• Intimate portrait of the Bayelsa born princes who bestrode Aso Rock with pomp………now in UK police net.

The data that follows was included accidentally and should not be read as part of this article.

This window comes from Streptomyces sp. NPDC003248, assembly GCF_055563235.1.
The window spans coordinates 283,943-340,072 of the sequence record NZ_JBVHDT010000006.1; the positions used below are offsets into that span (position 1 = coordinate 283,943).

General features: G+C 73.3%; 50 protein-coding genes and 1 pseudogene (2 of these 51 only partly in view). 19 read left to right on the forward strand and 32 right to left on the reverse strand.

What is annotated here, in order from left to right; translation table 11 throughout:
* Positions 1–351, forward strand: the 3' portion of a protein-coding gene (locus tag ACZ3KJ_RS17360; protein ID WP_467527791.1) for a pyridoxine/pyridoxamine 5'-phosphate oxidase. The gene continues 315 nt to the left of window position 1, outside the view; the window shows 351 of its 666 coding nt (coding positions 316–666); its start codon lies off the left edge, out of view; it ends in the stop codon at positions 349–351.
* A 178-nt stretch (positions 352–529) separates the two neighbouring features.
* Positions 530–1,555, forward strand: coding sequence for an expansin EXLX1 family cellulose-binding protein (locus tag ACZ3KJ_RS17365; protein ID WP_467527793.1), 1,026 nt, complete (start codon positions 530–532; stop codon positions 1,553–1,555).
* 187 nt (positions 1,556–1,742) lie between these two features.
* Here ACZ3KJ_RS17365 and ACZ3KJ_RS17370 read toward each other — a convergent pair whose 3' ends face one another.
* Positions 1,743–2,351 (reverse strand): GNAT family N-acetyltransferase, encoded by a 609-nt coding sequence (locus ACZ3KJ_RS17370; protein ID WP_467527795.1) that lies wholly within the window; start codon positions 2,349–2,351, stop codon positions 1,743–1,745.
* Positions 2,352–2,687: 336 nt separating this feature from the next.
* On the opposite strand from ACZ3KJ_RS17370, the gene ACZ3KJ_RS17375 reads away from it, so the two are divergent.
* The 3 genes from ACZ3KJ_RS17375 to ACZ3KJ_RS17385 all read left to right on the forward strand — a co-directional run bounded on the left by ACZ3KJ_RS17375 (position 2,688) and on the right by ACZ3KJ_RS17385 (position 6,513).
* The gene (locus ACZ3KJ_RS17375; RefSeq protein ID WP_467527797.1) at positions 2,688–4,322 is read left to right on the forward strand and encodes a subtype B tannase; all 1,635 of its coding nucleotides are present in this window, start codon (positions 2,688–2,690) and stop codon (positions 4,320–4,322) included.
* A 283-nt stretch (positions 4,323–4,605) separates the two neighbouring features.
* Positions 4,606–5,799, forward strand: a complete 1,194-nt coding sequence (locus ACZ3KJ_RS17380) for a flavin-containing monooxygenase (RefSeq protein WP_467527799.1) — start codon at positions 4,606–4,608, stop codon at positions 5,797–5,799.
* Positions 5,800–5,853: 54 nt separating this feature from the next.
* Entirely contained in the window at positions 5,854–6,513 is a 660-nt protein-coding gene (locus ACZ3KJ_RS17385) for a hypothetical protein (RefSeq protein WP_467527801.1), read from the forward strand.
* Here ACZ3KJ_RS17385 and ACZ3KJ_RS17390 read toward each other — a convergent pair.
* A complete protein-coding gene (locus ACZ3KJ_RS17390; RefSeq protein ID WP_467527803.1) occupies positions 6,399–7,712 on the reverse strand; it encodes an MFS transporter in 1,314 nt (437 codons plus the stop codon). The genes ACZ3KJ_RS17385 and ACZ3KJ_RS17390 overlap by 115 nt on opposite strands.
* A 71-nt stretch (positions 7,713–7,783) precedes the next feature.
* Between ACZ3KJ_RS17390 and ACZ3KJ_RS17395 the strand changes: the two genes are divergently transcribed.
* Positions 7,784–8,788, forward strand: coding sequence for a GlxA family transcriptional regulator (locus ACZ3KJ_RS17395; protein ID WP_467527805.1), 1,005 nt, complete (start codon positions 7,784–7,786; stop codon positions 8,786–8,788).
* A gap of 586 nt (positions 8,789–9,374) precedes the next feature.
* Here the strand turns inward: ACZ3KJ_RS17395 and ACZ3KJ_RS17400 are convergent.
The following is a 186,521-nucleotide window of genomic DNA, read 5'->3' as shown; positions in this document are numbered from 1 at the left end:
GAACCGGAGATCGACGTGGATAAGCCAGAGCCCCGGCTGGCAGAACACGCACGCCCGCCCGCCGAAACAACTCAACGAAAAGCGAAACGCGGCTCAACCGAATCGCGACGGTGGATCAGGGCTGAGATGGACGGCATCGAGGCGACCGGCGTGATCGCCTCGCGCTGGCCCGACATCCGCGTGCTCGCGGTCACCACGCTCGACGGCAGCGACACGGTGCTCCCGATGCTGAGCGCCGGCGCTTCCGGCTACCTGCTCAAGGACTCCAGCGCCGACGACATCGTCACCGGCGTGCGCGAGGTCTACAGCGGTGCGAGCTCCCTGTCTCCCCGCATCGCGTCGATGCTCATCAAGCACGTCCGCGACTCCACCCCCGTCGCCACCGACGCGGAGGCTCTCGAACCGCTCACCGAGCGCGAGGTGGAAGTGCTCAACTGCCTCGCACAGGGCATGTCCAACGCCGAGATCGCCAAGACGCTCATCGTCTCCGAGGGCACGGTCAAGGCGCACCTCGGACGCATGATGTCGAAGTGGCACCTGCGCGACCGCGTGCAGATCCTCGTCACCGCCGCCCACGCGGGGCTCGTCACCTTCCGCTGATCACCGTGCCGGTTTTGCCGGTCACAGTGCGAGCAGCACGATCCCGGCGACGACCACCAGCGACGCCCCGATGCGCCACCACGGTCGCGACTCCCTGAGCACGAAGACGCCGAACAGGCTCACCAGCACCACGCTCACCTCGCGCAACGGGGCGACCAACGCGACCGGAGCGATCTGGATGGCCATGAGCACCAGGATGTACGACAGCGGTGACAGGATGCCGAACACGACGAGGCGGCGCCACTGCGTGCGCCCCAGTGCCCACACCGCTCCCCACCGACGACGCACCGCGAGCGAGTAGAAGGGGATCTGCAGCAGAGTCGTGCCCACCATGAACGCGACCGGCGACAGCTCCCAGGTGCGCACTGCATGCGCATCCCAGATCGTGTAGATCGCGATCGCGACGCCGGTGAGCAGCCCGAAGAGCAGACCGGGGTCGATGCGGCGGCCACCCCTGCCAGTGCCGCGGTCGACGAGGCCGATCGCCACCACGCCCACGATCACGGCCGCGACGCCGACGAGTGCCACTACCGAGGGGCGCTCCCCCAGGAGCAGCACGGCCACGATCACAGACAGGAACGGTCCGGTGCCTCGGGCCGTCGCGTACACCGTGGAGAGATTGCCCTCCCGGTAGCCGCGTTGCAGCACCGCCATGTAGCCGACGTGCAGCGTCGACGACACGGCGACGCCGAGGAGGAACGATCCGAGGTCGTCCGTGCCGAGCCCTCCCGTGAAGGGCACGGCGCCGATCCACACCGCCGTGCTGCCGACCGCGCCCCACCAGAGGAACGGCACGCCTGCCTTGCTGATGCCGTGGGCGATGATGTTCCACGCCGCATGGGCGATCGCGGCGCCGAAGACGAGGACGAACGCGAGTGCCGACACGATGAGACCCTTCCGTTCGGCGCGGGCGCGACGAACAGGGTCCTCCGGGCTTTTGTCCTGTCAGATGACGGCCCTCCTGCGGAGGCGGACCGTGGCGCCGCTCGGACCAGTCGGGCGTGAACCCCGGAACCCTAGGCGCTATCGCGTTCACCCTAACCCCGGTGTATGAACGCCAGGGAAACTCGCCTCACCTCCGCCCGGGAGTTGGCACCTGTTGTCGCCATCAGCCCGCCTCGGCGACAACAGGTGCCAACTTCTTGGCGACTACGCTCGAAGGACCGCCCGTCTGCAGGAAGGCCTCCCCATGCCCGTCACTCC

It was “ThisDay” newspaper of January 6, 2016 which carried the following front page report: “GOWON SON RETURNS TO NIGERIA AFTER 22 YEARS IN JAIL” “After spending 22 years in a California prison, Musa Jack Ngonadi, the son of former military Head of State, General Yakubu Gowon, is back in the country. The 47-year-old son of Gowon was reported to have arrived Nigeria on January 1. According to Naij.com, he was released last year on a state pardon granted by President Barack Obama after spending 22 years in jail. Musa was living in the United States with his mother, the late Edith Ike Okongwu, when he was arrested on November 18, 1992 at the age of 23. Agents of the Drug Enforcement Administration (DEA) and the United States Customs Service arrested him for conspiring to import in excess of one kilogramme of heroin. He was sentenced to 40 years in prison for smuggling heroin, although Ngonadi protested vehemently through his legal team that he was innocent and was framed.   However, Ngonadi decided being in prison was not the end of life. He enrolled in a university and successfully graduated with a degree in law as a prison inmate. He was also a role model and a legal adviser to all the inmates. He carried himself with dignity and was a source of inspiration to co-inmates who had given up on life. He was rewarded for his good conduct several times by the prison authorities. His family, however, did not relent in their efforts to get him out of prison. Calls for his release began to grow louder and President Obama eventually relented by granting him parole. Ngonadi walked out of Taft Correctional Facility, Bakersfield, California as a free man on November 2, 2015. Just recently, General Gowon said his experience after governing the country showed that Nigeria is not an easy country to lead.” By using a very clever switchback digital technique, the documentary was able to interject photographs of young and dashing Lieutenant-Colonel “Jack” Yakubu Gowon on his arrival at Ikeja airport on 14th January 1966 after completing a course at the Staff College in the UK. He was booked to stay at Ikoyi Hotel where several other senior military officers were also booked ahead of a cocktail party being hosted by Major-General J.T.U. Aguyi-Ironsi who was the Army Chief of Staff. However, rather than stay at the hotel, Gowon zoomed off after the cocktail party to spend the night with his girlfriend Edith Ike (subsequently mother of Musa). That was how Gowon escaped being a victim of the coup d’etat of 15th January 1966 when the junior officers, mostly majors, led by Major Patrick Chukwuma Kaduna Nzeogwu (1937 to 1967) in Kaduna and Major Emmanuel Ifejuana struck. It was a bloody affair which terminated the lives of the Prime Minister, Sir Abubakar Tafawa Balewa and the Minister of Finance, Chief Festus Okotie-Eboh in Lagos; Chief S.L.A. Akintola, Premier of the Western Region, in Ibadan; and Sir Ahmadu Bello, Sarduana of Sokoto (a direct descendant of Sultan Uthman Dan Fodio) and Premier of the Northern Region in Kaduna. Gowon is featured alongside Murtala Mohammed. They are clearly traumatised by the loss of the most senior northern officers – Brigadier Maimalari, Largena and several others.   Like Gowon and Murtala Mohammed they were trained at Sandhurst, the elite British military academy.   Here is the text of the broadcast by Major Chukwuma Kaduna Nzeogwu: Radio broadcast by Major Chukwuma Kaduna Nzeogwu – announcing Nigeria’s first military coup on Radio Nigeria, Kaduna on January 15, 1966 IN the name of the Supreme Council of the Revolution of the Nigerian Armed  Forces, I declare martial law over the Northern Provinces of Nigeria. The Constitution is suspended and the regional government and elected assemblies are hereby dissolved. All political, cultural, tribal and trade union activities, together with all demonstrations and unauthorised gatherings, excluding religious worship, are banned until further notice. The aim of the Revolutionary Council is to establish a strong united and prosperous nation, free from corruption and internal strife. Our method of  achieving this is strictly military but we have no doubt that every Nigerian  will give us maximum cooperation by assisting the regime and not disturbing the  peace during the slight changes that are taking place. I am to assure all  foreigners living and working in this part of Nigeria that their rights will  continue to be respected. All treaty obligations previously entered into with  any foreign nation will be respected and we hope that such nations will respect our country’s territorial integrity and will avoid taking sides with enemies of  the revolution and enemies of the people. My dear countrymen, you will hear, and probably see a lot being done by certain bodies charged by the Supreme Council with the duties of national integration, supreme justice, general security and property recovery. As an interim measure all permanent secretaries, corporation chairmen and senior heads of departments are allowed to make decisions until the new organs are functioning, so long as  such decisions are not contrary to the aims and wishes of the Supreme Council. No Minister or Parliamentary Secretary possesses administrative or other forms of control over any Ministry, even if they are not considered too dangerous to  be arrested. This is not a time for long speech-making and so let me acquaint you with ten proclamations in the Extraordinary Orders of the Day which the Supreme Council has promulgated. These will be modified as the situation improves. You are hereby warned that looting, arson, homosexuality, rape, embezzlement,  bribery or corruption, obstruction of the revolution, sabotage, subversion, false alarms and assistance to foreign invaders, are all offences punishable by  death sentence. Demonstrations and unauthorised assembly, non-cooperation with revolutionary troops are punishable in grave manner up to death. Refusal or neglect to perform normal duties or any task that may of necessity be ordered by local military commanders in support of the change will be punishable by a sentence imposed by the local military commander. Spying, harmful or injurious publications, and broadcasts of troop movements or actions, will be punished by any suitable sentence deemed fit by the local military commander. Shouting of slogans, loitering and rowdy behaviour will be rectified by any sentence of  incarceration, or any more severe punishment deemed fit by the local military commander. Doubtful loyalty will be penalised by imprisonment or any more severe sentence. Illegal possession or carrying of firearms, smuggling or trying to  escape with documents, valuables, including money or other assets vital to the  running of any establishment will be punished by death sentence. Wavering or  sitting on the fence and failing to declare open loyalty with the revolution will be regarded as an act of hostility punishable by any sentence deemed  suitable by the local military commander. Tearing down an order of the day or proclamation or other authorised notices will be penalised by death. This is the end of the Extraordinary Order of the Day which you will soon begin to see displayed in public. My dear countrymen, no citizen should have anything to fear, so long as that citizen is law abiding and if that citizen has  religiously obeyed the native laws of the country and those set down in every heart and conscience since 1st October, 1960. Our enemies are the political profiteers, the swindlers, the men in high and low  places that seek bribes and demand 10 percent; those that seek to keep the  country divided permanently so that they can remain in office as ministers or  VIPs at least, the tribalists, the nepotists, those that make the country look big for nothing before international circles, those that have corrupted our society and put the Nigerian political calendar back by their words and deeds. Like good soldiers we are not promising anything miraculous or spectacular. But what we do promise every law abiding citizen is freedom from fear and all forms of oppression, freedom from general inefficiency and freedom to live and strive  in every field of human endeavour, both nationally and internationally. We promise that you will no more be ashamed to say that you are a Nigerian. I leave you with a message of good wishes and ask for your support at all times, so that our land, watered by the Niger and Benue, between the sandy wastes and Gulf of Guinea, washed in salt by the mighty Atlantic, shall not detract Nigeria from gaining sway in any great aspect of international endeavour. My dear countrymen, this is the end of this speech. I wish you all good luck and I hope you will cooperate to the fullest in this job which we have set for ourselves of establishing a prosperous nation and achieving solidarity.   The documentary dwells at great length on the confusion that ensured. There had been a military coup d’etat in Togo in 1963 but most Nigerians never imagined that it would creep into our country. At any rate, what loomed large were chaos and anarchy as the northerners were incandescent with rage – the coup d’etat was sectional according to them. It had assumed an Igbo colouration and dimension as the President, Rt. Hon. Nnamdi Azikiwe was out of the country while Dr. Michael Okpara the Premier of the Eastern Region was spared. As far as the northerners were concerned it was a power grab by the Igbo. To further compound matters, Major-General Aguiyi-Ironsi (an Igbo) was alleged to have cajoled the surviving Ministers of the Balewa government, with the connivance of the acting President, Rt. Hon. Nwafor Orizu (also an Igbo) to hand over power to him rather than swear in the most senior northern Minister to replace Sir Abubakar Tafawa Balewa.   The plot thickens with gory tales of treachery and betrayal. A case in point is that of Brigadier Maimalari who thought he had escaped from the soldiers who had been sent to kill him and felt that it was his good fortune to hail a military Land Rover at Onikan, only to find that it was being driven by his adopted and beloved godson Major Emmanuel Ifejuana. Maimalari was shot immediately. Over in Kaduna, Brigadier Ademulegun and his wife lost their lives to their much beloved Colonel Emeka (an Igbo officer) who they considered to be a member of their family. The footage showed Mrs. Ademulegun welcoming Emeka, “Your daddy is in the bedroom”. It was when she heard gunshots that it dawned on her that his mission was dastardly. She tried to escape over the fence into the safety of a neighbour’s compound. She was shot in cold blood.   For the six months that General J.T.U. Aguiyi-Ironsi was Military Head of State, there was palpable tension all over the land. Matters were certainly not helped by pictures of Igbo residents of Kano and Kaduna jubilating over the assassination of Sir Ahmadu Bello. To make matters worse, Ironsi was accused of handling the coup leader – Nzeogwu and others with kid gloves instead of sending them for court martial for mutiny. In the meantime, Major Emmanuel Ifeajuna (who had graduated from the University of Ibadan before joining the army and was also a Commonwealth bronze medallist in High Jump) had escaped to Ghana. It is all indeed a murky tale. Worse was to come.   As a sub-text to the narrative of the marathon documentary, an entire segment is devoted to the amazing lives of Chief M.N. Ugochukwu, Arc (Dr.) Alex Ekwueme and Lt.General T.Y. Danjuma whose lives criss-cross at various intersections over a period of almost fifty years. Chief Ugochukwu turned his £50,000 (fifty thousand pounds) manna from heaven – Irish lottery, into a massive industrial and commercial empire. However, twenty-five years after his demise what has become of his companies in Nigeria’s economic landscape?   As for Arc (Dr.) Ekwueme, even before he became Vice-President of Nigeria he had established a niche for himself in architecture – schools and colleges mostly funded by international agencies. Perhaps, he was influenced by Chief Ugochukwu into investing wisely – mostly in hotels, facilities management and real estate. Beyond that, he has won kudos for his boldness : “Ekwueme was the arrowhead of the group of 34 [G-34] eminent Nigerians who risked their lives to stand up against the dictatorship of General Sani Abacha during the era of military rule in Nigeria.” For now let us pause for the break for commercials. Thereafter, we shall focus on the segment on General Danjuma: “In 1995, T.Y. Danjuma took another bold step into the highest money spinning business across the globe when he floated the famous South Atlantic Petroleum Limited an oil exploration company. He flies a Hawker 900 x P private jet and is also the owner of a Challenger 605 Bombadier. In a speech at the Presidential Villa in Abuja, on 16 July 2014, Danjuma told the then President Goodluck Jonathan that the Boko Haram insurgents appeared to be having the upper hand, as they chose where to strike and capture territory, pointing out that the battle to win the insurgency war had already taken too long.” Bashorun J.K. Randle is a former President of the Institute of Chartered Accountants of Nigeria (ICAN) and former Chairman of KPMG Nigeria and AfricaRegion. He is currently the Chairman, JK Randle Professional Services.Email:   jkrandleintuk@gmail.com